UCCS campus closure requires a risk of danger, says Public Safety

29 October 2019

Douglas Androsiglio

dandrosi@uccs.edu

The temperature fell from 80 degrees to 19 degrees within 24 hours the day of the first snowfal of the season on Oct. 11. The accumulation was two inches, acording to the Colorado Springs Gazette.

Campus remained open during the first snowfall because campus leadership did not believe the conditions presented an unreasonable risk or danger to the community.

The UCCS Police website has a section regarding winter weather that says campus “will remain open unless there is unreasonable risk or danger to a substantial number of students and employees due to unreasonably hazardous driving conditions within a reasonable distance from the campus. While utmost consideration is given to conditions for travel, the campus continues to function during inclement weather.”

“Usually, storm activity that involves 1-4 inches are considered nuance storms and don’t produce a signifi cant threat to the campus,” said program director of emergency management, Scott Smith. “Once you get to 5-8 inches and you get a wind-driven event, then it gets more diffi cult for things to be cleared.”

On the snow day earlier in the month, Smith’s department considered radar information, the storm’s pathway, what the storm was doing and what was predicted in the next four hours.

“When we had the storm event,” Smith said, “we knew there was going to be a window where one snow band pushed through and we had a clearing between 3 p.m. and 7 p.m.”

If commuters left before 5 p.m. following a closure announcement, traffi c caused by the estimated 14,000 person campus population have worsened road conditions, according to Smith.

UCCS also utilizes a notifi cation system where students, faculty and staff can sign up for to receive the latest weather closure information. It updates subscribers on road closures and other emergencies. Community members can opt-in to the notifi cations by going to rave.uccs.edu.

“One thing we try to do,” said Smith, “is update all of our campus through the RAVE Alert network. Which is our ability to text [students in the case of severe weather]. We can send to a landline. We can send you an email. We have digital signage on campus. Now we’re looking at ways to get into the classroom to publish information as well.”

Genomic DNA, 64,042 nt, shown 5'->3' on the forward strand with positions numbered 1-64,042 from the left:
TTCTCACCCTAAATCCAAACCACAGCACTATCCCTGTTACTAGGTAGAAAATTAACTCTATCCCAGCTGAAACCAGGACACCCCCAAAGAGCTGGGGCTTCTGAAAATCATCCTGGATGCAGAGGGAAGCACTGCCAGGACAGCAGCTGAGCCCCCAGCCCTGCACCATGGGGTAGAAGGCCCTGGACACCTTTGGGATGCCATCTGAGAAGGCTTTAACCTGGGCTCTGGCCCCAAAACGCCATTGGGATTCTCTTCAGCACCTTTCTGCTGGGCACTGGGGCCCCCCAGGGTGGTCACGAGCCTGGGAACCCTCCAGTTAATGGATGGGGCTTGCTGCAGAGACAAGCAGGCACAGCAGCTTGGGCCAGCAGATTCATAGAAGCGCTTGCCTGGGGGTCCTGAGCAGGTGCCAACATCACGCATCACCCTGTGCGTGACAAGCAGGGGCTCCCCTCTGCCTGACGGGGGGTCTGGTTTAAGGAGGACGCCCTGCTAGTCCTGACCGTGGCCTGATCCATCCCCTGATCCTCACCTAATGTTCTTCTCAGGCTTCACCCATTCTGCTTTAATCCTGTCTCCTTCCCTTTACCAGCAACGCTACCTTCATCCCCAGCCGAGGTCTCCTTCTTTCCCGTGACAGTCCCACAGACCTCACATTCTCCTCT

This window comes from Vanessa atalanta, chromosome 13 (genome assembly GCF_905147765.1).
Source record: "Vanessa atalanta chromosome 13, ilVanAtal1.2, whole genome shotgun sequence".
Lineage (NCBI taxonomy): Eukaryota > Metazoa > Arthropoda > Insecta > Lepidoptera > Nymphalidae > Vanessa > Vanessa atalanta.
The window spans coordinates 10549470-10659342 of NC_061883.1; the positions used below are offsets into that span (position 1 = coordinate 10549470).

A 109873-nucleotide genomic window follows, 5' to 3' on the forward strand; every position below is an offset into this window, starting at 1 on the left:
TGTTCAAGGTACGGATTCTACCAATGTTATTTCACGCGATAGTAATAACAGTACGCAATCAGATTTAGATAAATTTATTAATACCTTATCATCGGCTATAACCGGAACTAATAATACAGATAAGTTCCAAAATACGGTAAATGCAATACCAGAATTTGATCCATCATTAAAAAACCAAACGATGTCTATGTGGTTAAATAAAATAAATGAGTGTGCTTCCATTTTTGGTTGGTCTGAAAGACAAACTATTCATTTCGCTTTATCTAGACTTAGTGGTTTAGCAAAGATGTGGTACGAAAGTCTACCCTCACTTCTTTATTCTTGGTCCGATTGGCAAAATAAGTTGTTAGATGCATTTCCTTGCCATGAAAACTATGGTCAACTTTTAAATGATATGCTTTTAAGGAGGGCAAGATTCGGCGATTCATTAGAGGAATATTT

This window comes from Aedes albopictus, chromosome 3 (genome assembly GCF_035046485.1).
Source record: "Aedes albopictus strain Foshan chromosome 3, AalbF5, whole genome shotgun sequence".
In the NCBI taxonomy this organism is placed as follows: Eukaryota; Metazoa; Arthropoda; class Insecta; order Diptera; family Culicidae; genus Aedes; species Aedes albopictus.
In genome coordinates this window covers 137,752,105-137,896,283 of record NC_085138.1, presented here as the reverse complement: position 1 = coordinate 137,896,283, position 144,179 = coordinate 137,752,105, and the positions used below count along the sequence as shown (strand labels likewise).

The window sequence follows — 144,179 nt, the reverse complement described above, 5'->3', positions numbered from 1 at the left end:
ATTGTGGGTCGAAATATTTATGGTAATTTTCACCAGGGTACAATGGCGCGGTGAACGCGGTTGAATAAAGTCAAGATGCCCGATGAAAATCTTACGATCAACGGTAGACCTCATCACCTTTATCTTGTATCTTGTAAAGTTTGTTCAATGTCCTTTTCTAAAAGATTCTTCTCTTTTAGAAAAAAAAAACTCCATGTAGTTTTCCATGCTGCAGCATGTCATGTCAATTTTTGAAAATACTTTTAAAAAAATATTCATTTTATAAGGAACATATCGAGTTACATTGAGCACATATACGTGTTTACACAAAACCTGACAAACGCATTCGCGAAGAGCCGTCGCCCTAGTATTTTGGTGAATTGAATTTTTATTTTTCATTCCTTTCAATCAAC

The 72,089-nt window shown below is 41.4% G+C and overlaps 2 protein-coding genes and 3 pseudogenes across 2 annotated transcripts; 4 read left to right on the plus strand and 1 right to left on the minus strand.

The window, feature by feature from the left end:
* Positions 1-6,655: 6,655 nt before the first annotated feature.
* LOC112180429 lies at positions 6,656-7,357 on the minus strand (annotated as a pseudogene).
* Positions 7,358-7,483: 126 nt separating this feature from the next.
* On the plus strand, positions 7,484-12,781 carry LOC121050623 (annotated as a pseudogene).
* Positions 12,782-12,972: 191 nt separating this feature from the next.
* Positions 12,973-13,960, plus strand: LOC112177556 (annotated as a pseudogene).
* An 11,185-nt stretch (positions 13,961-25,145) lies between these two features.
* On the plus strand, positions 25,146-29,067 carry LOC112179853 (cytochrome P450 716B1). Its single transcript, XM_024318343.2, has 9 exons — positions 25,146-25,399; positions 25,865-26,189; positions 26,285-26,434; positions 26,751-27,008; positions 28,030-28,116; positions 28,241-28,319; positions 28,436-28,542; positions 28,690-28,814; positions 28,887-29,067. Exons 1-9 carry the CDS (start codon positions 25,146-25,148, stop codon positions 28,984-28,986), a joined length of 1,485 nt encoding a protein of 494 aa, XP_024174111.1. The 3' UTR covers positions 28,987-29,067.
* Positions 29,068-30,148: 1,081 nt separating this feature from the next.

During a winter closure, many are still on campus or are in class when it is announced.“When a closure happens,” said Jim Spice, executive director of parking and transportation, “we ask that everyone get out to the bus stops as quickly as possible after the announcement because we try to end shuttle service thirty minutes after an announcement has been made. We don’t want to put drivers into a situation either.”

“If there is a campus delay our goal is to have the buses in service 45-60 minutes before classes open,” said James Rehkopf, transportation fi eld manager. “If campus starts at 10 a.m., we’ll try to have the buses in place by 9-9:15 a.m. to start moving people because teachers have to get classrooms ready, facility services needs to get their people in place.”

Smith has some advice for commuters as well.

“If you’re a commuter and you are in your vehicle, one thing that is important is to have a charged cellphone that you can communicate on. Do you have water in your vehicle? Do you have a fi rst aid kit? Do you have a sleeping bag that will keep you warm when the temperature drops below 20 degrees? Create a survivable environment in your car. Make sure your car is fueled — this is really important. Make sure you are listening to weather reports.”

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